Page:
MacDonald, George, 1824-1905.
Expression of character.
Grand Rapids, Mich. : W.B. Eerdmans Pub. Co., c1994
|提及的人：||George MacDonald; George (Schriftsteller) MacDonald; George MacDonald|
George MacDonald; Glenn Edward Sadler
|ISBN:||0802804993 9780802804990 080283762X 9780802837622|
|描述：||xix, 395 p. : ill. ; 24 cm.|
|责任：||edited by Glenn Edward Sadler.|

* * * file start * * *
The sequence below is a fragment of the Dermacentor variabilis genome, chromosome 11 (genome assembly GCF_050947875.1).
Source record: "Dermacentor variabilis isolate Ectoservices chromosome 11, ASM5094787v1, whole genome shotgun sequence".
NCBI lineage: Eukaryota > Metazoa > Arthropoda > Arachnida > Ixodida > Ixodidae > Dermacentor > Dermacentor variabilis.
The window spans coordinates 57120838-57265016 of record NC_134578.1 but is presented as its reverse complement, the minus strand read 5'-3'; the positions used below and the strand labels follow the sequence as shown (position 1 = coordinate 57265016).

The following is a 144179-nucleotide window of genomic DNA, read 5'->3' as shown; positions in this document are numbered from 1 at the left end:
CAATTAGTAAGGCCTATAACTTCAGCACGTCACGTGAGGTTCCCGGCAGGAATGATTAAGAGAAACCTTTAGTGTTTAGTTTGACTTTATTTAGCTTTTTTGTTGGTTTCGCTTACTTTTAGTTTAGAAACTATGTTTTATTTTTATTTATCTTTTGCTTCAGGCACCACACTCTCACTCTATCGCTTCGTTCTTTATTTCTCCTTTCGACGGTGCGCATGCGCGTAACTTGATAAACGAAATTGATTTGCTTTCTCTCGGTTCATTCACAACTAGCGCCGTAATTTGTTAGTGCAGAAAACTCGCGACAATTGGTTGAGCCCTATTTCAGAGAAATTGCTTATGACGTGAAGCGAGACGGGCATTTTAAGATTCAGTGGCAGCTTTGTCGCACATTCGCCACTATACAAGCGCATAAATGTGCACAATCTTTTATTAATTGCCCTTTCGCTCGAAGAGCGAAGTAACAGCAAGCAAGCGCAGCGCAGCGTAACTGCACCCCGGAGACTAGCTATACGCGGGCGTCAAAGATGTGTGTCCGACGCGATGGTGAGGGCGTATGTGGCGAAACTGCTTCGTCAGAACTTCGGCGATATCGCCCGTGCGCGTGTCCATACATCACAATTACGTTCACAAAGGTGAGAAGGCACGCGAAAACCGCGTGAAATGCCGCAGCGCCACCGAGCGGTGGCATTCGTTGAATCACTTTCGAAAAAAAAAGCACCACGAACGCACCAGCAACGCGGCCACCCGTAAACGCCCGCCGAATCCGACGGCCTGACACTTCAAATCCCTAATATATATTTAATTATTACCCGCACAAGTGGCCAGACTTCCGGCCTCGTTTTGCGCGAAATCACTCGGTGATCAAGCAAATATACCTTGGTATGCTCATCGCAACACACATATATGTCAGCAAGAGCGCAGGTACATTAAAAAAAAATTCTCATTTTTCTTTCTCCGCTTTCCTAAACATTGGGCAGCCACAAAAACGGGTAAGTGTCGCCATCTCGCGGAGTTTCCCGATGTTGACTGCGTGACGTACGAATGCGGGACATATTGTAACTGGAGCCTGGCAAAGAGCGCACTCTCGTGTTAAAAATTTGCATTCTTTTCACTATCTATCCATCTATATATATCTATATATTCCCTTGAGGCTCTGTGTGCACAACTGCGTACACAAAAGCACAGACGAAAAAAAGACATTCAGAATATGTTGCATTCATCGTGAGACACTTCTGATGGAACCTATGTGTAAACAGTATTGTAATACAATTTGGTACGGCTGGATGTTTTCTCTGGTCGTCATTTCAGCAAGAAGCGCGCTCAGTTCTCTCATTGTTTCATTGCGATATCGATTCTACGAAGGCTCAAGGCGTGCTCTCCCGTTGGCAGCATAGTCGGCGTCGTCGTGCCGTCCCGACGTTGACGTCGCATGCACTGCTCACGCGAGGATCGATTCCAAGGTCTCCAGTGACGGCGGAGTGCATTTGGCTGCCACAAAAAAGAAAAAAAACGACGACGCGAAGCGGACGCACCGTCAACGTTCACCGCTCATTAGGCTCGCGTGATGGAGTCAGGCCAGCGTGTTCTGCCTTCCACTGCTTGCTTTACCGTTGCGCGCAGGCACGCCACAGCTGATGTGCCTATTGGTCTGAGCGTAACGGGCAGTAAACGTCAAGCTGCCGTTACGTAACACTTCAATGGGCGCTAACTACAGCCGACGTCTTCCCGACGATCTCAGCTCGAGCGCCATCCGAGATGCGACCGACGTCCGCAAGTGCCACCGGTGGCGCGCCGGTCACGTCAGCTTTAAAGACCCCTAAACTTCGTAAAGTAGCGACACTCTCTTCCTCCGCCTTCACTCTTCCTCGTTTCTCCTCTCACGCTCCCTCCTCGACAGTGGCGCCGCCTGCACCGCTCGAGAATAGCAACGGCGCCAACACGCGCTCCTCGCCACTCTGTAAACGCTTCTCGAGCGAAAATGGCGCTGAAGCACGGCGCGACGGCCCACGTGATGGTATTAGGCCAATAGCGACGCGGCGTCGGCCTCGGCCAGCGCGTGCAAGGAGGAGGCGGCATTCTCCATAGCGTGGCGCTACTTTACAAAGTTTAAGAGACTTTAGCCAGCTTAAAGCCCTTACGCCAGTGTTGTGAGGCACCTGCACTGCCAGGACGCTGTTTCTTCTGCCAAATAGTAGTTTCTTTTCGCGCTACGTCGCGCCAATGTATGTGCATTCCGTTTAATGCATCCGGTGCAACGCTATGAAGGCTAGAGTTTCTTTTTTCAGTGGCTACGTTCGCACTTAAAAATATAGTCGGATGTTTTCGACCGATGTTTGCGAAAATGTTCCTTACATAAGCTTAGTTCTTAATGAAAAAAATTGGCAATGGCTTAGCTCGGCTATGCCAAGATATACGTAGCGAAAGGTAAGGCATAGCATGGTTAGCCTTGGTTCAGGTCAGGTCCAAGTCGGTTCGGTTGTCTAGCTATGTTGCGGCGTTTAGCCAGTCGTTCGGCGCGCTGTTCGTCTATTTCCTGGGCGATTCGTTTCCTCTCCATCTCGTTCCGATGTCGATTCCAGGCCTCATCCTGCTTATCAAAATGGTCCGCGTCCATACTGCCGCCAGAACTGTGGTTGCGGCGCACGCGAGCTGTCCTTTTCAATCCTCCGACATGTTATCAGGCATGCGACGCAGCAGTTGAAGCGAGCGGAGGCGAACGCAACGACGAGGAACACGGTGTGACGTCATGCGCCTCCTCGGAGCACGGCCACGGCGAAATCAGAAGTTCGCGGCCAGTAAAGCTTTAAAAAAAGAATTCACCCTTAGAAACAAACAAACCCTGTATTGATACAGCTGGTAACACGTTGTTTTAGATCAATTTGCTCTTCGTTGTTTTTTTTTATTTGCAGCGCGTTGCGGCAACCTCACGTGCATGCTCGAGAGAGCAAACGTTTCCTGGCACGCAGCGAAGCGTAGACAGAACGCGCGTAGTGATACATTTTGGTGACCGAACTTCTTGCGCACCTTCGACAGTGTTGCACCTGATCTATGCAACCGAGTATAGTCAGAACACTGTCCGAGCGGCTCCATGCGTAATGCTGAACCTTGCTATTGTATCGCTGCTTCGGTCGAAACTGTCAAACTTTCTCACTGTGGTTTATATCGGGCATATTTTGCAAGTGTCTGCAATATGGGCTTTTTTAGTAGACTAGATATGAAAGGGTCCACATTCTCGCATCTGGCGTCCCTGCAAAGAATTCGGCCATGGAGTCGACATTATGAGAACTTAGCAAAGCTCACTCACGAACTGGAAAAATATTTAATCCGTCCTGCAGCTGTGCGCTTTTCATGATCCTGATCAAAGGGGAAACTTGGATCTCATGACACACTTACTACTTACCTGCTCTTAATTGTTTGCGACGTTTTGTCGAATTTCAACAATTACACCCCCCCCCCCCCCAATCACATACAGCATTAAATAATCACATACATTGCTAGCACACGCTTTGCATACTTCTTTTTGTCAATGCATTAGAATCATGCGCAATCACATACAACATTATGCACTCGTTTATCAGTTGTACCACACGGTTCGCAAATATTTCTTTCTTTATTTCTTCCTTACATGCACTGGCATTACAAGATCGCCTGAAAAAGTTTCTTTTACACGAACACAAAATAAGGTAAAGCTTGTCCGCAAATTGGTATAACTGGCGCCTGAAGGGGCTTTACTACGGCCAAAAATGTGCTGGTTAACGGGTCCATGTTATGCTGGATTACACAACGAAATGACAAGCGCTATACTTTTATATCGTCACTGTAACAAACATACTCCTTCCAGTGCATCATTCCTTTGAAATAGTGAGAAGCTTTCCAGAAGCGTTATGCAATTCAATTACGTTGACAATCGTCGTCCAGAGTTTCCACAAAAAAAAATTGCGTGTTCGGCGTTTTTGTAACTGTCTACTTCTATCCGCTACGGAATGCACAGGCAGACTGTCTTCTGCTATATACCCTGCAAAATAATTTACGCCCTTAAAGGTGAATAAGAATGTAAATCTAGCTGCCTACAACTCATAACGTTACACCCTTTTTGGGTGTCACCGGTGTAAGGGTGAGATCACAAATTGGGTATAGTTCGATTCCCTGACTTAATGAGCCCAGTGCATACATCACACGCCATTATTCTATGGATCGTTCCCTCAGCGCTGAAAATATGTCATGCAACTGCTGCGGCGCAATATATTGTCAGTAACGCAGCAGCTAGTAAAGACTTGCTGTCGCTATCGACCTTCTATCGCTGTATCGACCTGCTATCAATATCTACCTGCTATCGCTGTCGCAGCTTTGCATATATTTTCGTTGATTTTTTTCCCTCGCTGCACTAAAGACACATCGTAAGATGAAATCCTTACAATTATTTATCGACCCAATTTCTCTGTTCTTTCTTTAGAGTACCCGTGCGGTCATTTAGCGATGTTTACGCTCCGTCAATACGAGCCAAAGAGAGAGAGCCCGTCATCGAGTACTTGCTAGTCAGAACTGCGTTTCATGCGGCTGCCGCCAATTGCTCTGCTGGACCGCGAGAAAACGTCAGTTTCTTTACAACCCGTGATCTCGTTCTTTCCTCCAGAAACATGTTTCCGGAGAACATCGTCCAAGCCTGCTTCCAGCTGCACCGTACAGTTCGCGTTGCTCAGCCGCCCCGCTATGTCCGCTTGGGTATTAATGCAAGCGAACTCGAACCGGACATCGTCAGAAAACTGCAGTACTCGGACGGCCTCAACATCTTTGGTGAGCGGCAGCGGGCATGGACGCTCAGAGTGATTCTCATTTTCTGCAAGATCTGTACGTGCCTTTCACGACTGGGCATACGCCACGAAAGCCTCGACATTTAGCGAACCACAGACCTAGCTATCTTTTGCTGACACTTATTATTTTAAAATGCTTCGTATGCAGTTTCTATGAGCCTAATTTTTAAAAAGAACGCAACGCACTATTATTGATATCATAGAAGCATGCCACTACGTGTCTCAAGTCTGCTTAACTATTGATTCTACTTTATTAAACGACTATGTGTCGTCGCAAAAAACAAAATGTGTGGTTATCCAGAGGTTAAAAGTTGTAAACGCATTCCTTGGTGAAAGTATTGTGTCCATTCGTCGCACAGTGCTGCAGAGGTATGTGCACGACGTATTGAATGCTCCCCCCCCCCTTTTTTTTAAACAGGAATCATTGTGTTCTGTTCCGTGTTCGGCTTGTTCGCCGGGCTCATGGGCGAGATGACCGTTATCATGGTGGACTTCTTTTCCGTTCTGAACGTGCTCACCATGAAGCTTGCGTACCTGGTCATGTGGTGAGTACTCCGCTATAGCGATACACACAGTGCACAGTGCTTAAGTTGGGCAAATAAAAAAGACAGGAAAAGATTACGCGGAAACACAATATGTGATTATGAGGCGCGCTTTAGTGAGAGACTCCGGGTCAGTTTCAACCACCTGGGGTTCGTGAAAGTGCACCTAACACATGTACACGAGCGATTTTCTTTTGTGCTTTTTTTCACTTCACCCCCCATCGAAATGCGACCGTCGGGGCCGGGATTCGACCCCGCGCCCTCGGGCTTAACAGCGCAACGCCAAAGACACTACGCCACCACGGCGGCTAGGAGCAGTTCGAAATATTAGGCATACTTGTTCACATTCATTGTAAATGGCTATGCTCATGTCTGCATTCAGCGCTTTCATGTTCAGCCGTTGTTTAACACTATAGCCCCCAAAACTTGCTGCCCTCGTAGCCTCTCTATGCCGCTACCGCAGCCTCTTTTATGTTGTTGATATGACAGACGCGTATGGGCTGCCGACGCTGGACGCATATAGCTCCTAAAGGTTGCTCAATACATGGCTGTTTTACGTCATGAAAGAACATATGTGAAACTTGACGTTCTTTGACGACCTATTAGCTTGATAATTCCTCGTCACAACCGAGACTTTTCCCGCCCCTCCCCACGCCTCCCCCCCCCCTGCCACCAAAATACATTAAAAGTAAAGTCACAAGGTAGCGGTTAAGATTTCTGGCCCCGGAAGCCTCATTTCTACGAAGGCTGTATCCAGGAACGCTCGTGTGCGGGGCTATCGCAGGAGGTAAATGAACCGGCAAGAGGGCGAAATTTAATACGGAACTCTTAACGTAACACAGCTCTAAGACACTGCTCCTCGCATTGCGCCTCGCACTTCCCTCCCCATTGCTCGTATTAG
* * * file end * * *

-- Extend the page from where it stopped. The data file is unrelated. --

As a poet and novelist in nineteenth-century Scotland, George MacDonald became an internationally acclaimed author and lecturer whose work has inspired such prominent writers and artists as C. S. Lewis and Maurice Sendak. This extensive collection of MacDonald's personal correspondence offers privileged insights into the inner thoughts and visionary ideas of one of Scotland's greatest storytellers. An Expression of Character draws from more than 3,000 of MacDonald's letters to friends and family members, many not previously published. Highly regarded as a MacDonald scholar, Glenn Edward Sadler has arranged the most significant of MacDonald's letters chronologically, dividing his life into significant stages: his boyhood in Huntly and student days at Aberdeen University; his marriage and fatherhood; his career as a novelist; his lecture tour in America in 1872; and his later days in Bordighera, Italy. Sadler skillfully introduces each section, summarizing the significant milestones in MacDonald's life. Sixteen pages of photographs, including many of the MacDonald family, also help capture this intriguing literary figure. Fascinating, at times lyrical, and often moving, these letters provide a window into MacDonald's personal and spiritual life. Most of his letters are earthy and practical, showing his concern for the events of everyday life, his warm attachment to friends, and the importance of his role as husband and father. Other letters reveal MacDonald's spiritual approach to life and the develop ment of his religious views. Especially significant was his firm belief in what C. S. Lewis defined as "good Death" and in the glorious life hereafter. Readers of MacDonald will find in these letters penetrating glimpses of a deeply religious and sensitive man. To the specialist and general reader alike the letters speak with heartfelt sincerity and warmth. Those familiar with MacDonald's fiction and poetry will find the best portrait yet of the man himself.